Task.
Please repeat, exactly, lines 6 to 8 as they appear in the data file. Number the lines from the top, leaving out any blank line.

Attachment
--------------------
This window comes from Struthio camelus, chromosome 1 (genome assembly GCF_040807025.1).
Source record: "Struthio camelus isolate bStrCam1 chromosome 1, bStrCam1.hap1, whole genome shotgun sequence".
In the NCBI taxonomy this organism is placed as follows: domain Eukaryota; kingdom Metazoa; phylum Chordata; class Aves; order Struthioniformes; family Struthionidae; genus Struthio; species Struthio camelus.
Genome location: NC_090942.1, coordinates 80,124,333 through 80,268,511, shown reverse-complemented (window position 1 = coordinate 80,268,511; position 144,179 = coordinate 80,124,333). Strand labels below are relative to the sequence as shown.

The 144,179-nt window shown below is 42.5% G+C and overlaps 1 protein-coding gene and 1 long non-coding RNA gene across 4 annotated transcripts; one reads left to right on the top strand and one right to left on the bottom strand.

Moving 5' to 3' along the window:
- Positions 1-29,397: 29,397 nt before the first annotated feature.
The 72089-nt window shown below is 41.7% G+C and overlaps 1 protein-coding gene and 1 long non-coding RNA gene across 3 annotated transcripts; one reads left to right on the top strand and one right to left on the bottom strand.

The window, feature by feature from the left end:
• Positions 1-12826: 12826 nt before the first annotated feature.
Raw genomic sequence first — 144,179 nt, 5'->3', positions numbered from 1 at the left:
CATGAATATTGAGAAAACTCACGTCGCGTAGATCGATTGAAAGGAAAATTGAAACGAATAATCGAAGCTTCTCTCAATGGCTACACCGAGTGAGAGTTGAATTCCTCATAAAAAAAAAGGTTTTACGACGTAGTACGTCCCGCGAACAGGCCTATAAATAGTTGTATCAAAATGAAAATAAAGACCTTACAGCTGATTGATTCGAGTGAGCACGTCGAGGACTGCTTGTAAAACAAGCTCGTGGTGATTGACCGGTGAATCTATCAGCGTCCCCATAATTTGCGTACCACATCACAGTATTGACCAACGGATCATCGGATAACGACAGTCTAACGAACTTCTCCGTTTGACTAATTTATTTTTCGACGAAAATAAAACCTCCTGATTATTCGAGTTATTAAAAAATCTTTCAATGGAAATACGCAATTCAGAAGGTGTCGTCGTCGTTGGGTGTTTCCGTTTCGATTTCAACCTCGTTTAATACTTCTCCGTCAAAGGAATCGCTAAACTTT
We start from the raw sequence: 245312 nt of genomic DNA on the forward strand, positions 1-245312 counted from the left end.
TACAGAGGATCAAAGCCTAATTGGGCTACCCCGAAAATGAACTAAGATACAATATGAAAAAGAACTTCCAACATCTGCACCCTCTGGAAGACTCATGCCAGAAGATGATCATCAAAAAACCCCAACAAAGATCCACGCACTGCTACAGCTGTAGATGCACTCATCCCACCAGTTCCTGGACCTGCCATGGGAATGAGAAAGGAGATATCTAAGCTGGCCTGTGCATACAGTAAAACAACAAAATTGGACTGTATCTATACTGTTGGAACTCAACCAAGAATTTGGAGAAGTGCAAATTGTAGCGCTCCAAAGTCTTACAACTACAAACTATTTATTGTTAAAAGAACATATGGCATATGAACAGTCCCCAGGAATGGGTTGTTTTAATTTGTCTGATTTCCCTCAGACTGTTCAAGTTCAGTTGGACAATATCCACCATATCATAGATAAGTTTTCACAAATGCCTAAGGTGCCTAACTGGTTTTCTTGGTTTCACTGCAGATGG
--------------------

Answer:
Moving 5' to 3' along the window:
- Positions 1-29,397: 29,397 nt before the first annotated feature.
The 72089-nt window shown below is 41.7% G+C and overlaps 1 protein-coding gene and 1 long non-coding RNA gene across 3 annotated transcripts; one reads left to right on the top strand and one right to left on the bottom strand.